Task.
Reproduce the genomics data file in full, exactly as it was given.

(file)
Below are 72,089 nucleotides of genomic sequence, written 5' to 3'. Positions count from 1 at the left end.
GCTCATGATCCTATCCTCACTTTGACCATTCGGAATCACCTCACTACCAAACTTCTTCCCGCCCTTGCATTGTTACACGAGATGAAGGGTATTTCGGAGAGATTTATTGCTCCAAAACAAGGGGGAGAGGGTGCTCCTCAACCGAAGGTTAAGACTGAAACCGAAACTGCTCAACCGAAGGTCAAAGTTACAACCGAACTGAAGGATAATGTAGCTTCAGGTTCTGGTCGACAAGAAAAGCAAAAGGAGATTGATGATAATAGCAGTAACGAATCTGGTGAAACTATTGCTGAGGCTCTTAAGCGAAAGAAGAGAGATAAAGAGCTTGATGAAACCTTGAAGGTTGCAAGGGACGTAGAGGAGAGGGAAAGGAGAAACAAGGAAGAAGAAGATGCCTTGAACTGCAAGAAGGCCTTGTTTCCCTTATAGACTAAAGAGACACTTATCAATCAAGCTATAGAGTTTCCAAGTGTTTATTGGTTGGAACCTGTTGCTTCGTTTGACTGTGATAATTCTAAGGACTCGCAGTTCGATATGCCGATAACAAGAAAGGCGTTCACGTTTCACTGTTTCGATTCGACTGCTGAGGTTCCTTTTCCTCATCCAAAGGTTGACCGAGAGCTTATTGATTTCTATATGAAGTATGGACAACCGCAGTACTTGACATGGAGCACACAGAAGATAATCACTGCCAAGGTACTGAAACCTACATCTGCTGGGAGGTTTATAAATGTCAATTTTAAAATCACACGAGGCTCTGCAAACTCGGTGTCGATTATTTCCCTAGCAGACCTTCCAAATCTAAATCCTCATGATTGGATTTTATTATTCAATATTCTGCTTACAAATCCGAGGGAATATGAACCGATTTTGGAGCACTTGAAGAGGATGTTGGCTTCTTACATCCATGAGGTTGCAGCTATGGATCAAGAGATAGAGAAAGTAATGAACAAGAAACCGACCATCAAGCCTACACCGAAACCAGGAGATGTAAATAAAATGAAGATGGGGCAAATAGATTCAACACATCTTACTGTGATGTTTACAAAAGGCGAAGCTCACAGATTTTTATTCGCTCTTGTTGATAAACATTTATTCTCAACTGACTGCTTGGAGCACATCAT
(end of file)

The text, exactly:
Below are 72,089 nucleotides of genomic sequence, written 5' to 3'. Positions count from 1 at the left end.
GCTCATGATCCTATCCTCACTTTGACCATTCGGAATCACCTCACTACCAAACTTCTTCCCGCCCTTGCATTGTTACACGAGATGAAGGGTATTTCGGAGAGATTTATTGCTCCAAAACAAGGGGGAGAGGGTGCTCCTCAACCGAAGGTTAAGACTGAAACCGAAACTGCTCAACCGAAGGTCAAAGTTACAACCGAACTGAAGGATAATGTAGCTTCAGGTTCTGGTCGACAAGAAAAGCAAAAGGAGATTGATGATAATAGCAGTAACGAATCTGGTGAAACTATTGCTGAGGCTCTTAAGCGAAAGAAGAGAGATAAAGAGCTTGATGAAACCTTGAAGGTTGCAAGGGACGTAGAGGAGAGGGAAAGGAGAAACAAGGAAGAAGAAGATGCCTTGAACTGCAAGAAGGCCTTGTTTCCCTTATAGACTAAAGAGACACTTATCAATCAAGCTATAGAGTTTCCAAGTGTTTATTGGTTGGAACCTGTTGCTTCGTTTGACTGTGATAATTCTAAGGACTCGCAGTTCGATATGCCGATAACAAGAAAGGCGTTCACGTTTCACTGTTTCGATTCGACTGCTGAGGTTCCTTTTCCTCATCCAAAGGTTGACCGAGAGCTTATTGATTTCTATATGAAGTATGGACAACCGCAGTACTTGACATGGAGCACACAGAAGATAATCACTGCCAAGGTACTGAAACCTACATCTGCTGGGAGGTTTATAAATGTCAATTTTAAAATCACACGAGGCTCTGCAAACTCGGTGTCGATTATTTCCCTAGCAGACCTTCCAAATCTAAATCCTCATGATTGGATTTTATTATTCAATATTCTGCTTACAAATCCGAGGGAATATGAACCGATTTTGGAGCACTTGAAGAGGATGTTGGCTTCTTACATCCATGAGGTTGCAGCTATGGATCAAGAGATAGAGAAAGTAATGAACAAGAAACCGACCATCAAGCCTACACCGAAACCAGGAGATGTAAATAAAATGAAGATGGGGCAAATAGATTCAACACATCTTACTGTGATGTTTACAAAAGGCGAAGCTCACAGATTTTTATTCGCTCTTGTTGATAAACATTTATTCTCAACTGACTGCTTGGAGCACATCAT